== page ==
Of course, the underlying assumption here is that Moore’s Law is not sufficient for technical computing at any level. In other words, desktop systems that are regularly replaced with ones based on faster chips would not be powerful enough to keep up with an escalating demand for better application fidelity or more complex computations. While it’s true that desktop machines of today have as much computational power as the top supercomputers of 15 years ago, that’s still too slow for traditional supercomputing applications. To escape the more limited progression of Moore’s Law, HPC has turned to multiplying those processors across ever-larger clusters. But is Moore’s Law too slow for a typical CAE/CAD user?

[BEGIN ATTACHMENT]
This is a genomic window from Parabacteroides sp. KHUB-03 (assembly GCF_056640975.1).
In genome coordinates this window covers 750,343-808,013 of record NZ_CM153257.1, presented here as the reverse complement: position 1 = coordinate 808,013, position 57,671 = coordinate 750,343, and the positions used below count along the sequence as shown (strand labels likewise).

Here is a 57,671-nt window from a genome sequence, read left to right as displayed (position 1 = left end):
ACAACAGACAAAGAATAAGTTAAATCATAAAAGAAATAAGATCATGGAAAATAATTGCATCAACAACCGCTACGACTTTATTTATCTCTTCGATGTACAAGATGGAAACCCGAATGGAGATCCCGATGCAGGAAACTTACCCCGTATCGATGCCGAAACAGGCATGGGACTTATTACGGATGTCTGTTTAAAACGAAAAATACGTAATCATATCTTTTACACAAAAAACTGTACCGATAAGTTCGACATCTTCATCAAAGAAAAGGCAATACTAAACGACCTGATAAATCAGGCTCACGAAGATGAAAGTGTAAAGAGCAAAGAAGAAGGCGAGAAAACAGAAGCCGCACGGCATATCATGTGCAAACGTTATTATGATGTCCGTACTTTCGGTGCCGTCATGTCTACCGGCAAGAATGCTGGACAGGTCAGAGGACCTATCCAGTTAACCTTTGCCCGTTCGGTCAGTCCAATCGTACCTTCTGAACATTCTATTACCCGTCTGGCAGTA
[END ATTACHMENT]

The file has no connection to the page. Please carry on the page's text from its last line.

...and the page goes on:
Since the cluster is the lens through which HPC practitioners look at computing problems, it’s no surprise they believe the technology is appropriate for most, if not all, technical computing problems. In his conference presentation, West acknowledged that mindset, pointing out that people in this community tend to view HPC as a “unalloyed good,” which can be applied to good effect nearly everywhere. “I think that’s not always helpful,” admitted West.

Intersect360 Research CEO Addison Snell, who has been following the HPC-manufacturing gap for the past couple of years, remarked that not every company is going to need the technology. According to him, the easiest converts will be those manufacturers who need to create innovative products, rather than just standard widgets that fit into a supply chain.